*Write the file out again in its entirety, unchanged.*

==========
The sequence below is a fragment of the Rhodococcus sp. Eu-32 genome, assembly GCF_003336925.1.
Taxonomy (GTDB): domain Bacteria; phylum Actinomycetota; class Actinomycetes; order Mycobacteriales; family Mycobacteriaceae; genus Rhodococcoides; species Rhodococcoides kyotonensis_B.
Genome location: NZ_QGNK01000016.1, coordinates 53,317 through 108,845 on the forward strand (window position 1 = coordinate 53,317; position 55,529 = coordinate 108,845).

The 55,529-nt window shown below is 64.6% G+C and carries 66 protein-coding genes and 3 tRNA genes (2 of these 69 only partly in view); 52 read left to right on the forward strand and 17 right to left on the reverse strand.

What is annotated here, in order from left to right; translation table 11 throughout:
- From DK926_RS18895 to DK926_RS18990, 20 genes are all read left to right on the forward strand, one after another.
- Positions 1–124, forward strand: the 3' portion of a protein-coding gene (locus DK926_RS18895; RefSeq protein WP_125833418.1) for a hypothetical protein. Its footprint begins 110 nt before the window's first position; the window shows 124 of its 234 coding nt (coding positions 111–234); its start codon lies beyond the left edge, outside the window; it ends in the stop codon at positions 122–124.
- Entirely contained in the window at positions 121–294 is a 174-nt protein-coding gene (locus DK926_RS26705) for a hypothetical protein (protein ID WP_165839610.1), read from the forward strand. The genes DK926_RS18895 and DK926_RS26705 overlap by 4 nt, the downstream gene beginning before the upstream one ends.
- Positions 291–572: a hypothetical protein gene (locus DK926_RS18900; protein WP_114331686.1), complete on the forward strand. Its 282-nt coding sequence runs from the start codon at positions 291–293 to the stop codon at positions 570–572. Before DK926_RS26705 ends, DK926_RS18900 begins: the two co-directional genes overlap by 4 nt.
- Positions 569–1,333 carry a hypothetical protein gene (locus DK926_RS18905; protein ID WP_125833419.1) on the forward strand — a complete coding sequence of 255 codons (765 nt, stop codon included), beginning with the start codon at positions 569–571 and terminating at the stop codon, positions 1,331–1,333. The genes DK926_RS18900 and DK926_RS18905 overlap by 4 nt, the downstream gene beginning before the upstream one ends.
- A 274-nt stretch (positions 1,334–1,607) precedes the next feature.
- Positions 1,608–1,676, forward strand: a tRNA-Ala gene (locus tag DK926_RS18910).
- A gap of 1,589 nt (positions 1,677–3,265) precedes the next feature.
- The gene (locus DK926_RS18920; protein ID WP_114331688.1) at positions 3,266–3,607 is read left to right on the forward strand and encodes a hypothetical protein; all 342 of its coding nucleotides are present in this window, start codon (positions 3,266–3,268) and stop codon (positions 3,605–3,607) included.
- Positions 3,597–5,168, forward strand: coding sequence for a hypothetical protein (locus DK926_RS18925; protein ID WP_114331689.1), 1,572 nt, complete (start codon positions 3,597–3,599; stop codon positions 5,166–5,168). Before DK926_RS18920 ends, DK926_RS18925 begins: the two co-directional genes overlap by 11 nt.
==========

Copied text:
The sequence below is a fragment of the Rhodococcus sp. Eu-32 genome, assembly GCF_003336925.1.
Taxonomy (GTDB): domain Bacteria; phylum Actinomycetota; class Actinomycetes; order Mycobacteriales; family Mycobacteriaceae; genus Rhodococcoides; species Rhodococcoides kyotonensis_B.
Genome location: NZ_QGNK01000016.1, coordinates 53,317 through 108,845 on the forward strand (window position 1 = coordinate 53,317; position 55,529 = coordinate 108,845).

The 55,529-nt window shown below is 64.6% G+C and carries 66 protein-coding genes and 3 tRNA genes (2 of these 69 only partly in view); 52 read left to right on the forward strand and 17 right to left on the reverse strand.

What is annotated here, in order from left to right; translation table 11 throughout:
- From DK926_RS18895 to DK926_RS18990, 20 genes are all read left to right on the forward strand, one after another.
- Positions 1–124, forward strand: the 3' portion of a protein-coding gene (locus DK926_RS18895; RefSeq protein WP_125833418.1) for a hypothetical protein. Its footprint begins 110 nt before the window's first position; the window shows 124 of its 234 coding nt (coding positions 111–234); its start codon lies beyond the left edge, outside the window; it ends in the stop codon at positions 122–124.
- Entirely contained in the window at positions 121–294 is a 174-nt protein-coding gene (locus DK926_RS26705) for a hypothetical protein (protein ID WP_165839610.1), read from the forward strand. The genes DK926_RS18895 and DK926_RS26705 overlap by 4 nt, the downstream gene beginning before the upstream one ends.
- Positions 291–572: a hypothetical protein gene (locus DK926_RS18900; protein WP_114331686.1), complete on the forward strand. Its 282-nt coding sequence runs from the start codon at positions 291–293 to the stop codon at positions 570–572. Before DK926_RS26705 ends, DK926_RS18900 begins: the two co-directional genes overlap by 4 nt.
- Positions 569–1,333 carry a hypothetical protein gene (locus DK926_RS18905; protein ID WP_125833419.1) on the forward strand — a complete coding sequence of 255 codons (765 nt, stop codon included), beginning with the start codon at positions 569–571 and terminating at the stop codon, positions 1,331–1,333. The genes DK926_RS18900 and DK926_RS18905 overlap by 4 nt, the downstream gene beginning before the upstream one ends.
- A 274-nt stretch (positions 1,334–1,607) precedes the next feature.
- Positions 1,608–1,676, forward strand: a tRNA-Ala gene (locus tag DK926_RS18910).
- A gap of 1,589 nt (positions 1,677–3,265) precedes the next feature.
- The gene (locus DK926_RS18920; protein ID WP_114331688.1) at positions 3,266–3,607 is read left to right on the forward strand and encodes a hypothetical protein; all 342 of its coding nucleotides are present in this window, start codon (positions 3,266–3,268) and stop codon (positions 3,605–3,607) included.
- Positions 3,597–5,168, forward strand: coding sequence for a hypothetical protein (locus DK926_RS18925; protein ID WP_114331689.1), 1,572 nt, complete (start codon positions 3,597–3,599; stop codon positions 5,166–5,168). Before DK926_RS18920 ends, DK926_RS18925 begins: the two co-directional genes overlap by 11 nt.